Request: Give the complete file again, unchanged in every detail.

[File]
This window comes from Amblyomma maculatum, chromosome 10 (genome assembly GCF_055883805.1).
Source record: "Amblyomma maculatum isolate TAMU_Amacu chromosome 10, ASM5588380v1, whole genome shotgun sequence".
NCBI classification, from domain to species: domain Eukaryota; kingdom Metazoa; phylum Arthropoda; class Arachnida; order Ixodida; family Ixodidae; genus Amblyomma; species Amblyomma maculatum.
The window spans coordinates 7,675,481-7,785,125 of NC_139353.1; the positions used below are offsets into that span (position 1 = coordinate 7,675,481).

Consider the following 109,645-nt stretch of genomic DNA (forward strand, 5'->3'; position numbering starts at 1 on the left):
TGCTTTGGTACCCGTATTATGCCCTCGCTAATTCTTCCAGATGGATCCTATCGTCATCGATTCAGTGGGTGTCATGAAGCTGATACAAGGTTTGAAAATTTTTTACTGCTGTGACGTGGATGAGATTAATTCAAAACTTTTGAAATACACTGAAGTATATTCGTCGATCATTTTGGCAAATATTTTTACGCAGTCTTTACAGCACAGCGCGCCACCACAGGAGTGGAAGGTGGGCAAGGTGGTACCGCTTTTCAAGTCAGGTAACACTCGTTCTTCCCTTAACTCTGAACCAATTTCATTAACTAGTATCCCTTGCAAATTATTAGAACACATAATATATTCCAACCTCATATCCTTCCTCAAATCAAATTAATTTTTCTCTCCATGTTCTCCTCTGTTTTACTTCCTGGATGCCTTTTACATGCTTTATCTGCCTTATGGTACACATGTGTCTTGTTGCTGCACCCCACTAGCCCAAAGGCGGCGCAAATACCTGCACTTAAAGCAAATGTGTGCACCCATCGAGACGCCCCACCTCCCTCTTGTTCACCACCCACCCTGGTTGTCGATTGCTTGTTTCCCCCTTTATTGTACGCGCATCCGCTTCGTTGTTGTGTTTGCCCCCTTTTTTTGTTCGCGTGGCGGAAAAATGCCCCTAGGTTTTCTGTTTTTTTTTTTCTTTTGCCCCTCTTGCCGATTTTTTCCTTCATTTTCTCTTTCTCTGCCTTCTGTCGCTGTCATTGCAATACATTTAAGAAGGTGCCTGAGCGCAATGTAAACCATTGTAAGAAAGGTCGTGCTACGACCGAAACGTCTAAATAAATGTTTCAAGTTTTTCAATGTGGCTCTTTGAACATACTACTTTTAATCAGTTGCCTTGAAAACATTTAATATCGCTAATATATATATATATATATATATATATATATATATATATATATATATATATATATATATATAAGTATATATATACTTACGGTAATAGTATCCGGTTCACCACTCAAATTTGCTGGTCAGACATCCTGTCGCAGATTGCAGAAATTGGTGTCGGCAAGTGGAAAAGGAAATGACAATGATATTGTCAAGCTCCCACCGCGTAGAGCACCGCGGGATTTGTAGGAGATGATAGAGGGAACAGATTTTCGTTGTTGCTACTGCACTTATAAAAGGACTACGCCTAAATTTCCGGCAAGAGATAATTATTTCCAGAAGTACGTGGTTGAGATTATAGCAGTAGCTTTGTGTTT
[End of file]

This window comes from Amblyomma maculatum, chromosome 10 (genome assembly GCF_055883805.1).
Source record: "Amblyomma maculatum isolate TAMU_Amacu chromosome 10, ASM5588380v1, whole genome shotgun sequence".
NCBI classification, from domain to species: domain Eukaryota; kingdom Metazoa; phylum Arthropoda; class Arachnida; order Ixodida; family Ixodidae; genus Amblyomma; species Amblyomma maculatum.
The window spans coordinates 7,675,481-7,785,125 of NC_139353.1; the positions used below are offsets into that span (position 1 = coordinate 7,675,481).

Consider the following 109,645-nt stretch of genomic DNA (forward strand, 5'->3'; position numbering starts at 1 on the left):
TGCTTTGGTACCCGTATTATGCCCTCGCTAATTCTTCCAGATGGATCCTATCGTCATCGATTCAGTGGGTGTCATGAAGCTGATACAAGGTTTGAAAATTTTTTACTGCTGTGACGTGGATGAGATTAATTCAAAACTTTTGAAATACACTGAAGTATATTCGTCGATCATTTTGGCAAATATTTTTACGCAGTCTTTACAGCACAGCGCGCCACCACAGGAGTGGAAGGTGGGCAAGGTGGTACCGCTTTTCAAGTCAGGTAACACTCGTTCTTCCCTTAACTCTGAACCAATTTCATTAACTAGTATCCCTTGCAAATTATTAGAACACATAATATATTCCAACCTCATATCCTTCCTCAAATCAAATTAATTTTTCTCTCCATGTTCTCCTCTGTTTTACTTCCTGGATGCCTTTTACATGCTTTATCTGCCTTATGGTACACATGTGTCTTGTTGCTGCACCCCACTAGCCCAAAGGCGGCGCAAATACCTGCACTTAAAGCAAATGTGTGCACCCATCGAGACGCCCCACCTCCCTCTTGTTCACCACCCACCCTGGTTGTCGATTGCTTGTTTCCCCCTTTATTGTACGCGCATCCGCTTCGTTGTTGTGTTTGCCCCCTTTTTTTGTTCGCGTGGCGGAAAAATGCCCCTAGGTTTTCTGTTTTTTTTTTTCTTTTGCCCCTCTTGCCGATTTTTTCCTTCATTTTCTCTTTCTCTGCCTTCTGTCGCTGTCATTGCAATACATTTAAGAAGGTGCCTGAGCGCAATGTAAACCATTGTAAGAAAGGTCGTGCTACGACCGAAACGTCTAAATAAATGTTTCAAGTTTTTCAATGTGGCTCTTTGAACATACTACTTTTAATCAGTTGCCTTGAAAACATTTAATATCGCTAATATATATATATATATATATATATATATATATATATATATATATATATATATATATATATAAGTATATATATACTTACGGTAATAGTATCCGGTTCACCACTCAAATTTGCTGGTCAGACATCCTGTCGCAGATTGCAGAAATTGGTGTCGGCAAGTGGAAAAGGAAATGACAATGATATTGTCAAGCTCCCACCGCGTAGAGCACCGCGGGATTTGTAGGAGATGATAGAGGGAACAGATTTTCGTTGTTGCTACTGCACTTATAAAAGGACTACGCCTAAATTTCCGGCAAGAGATAATTATTTCCAGAAGTACGTGGTTGAGATTATAGCAGTAGCTTTGTGTTT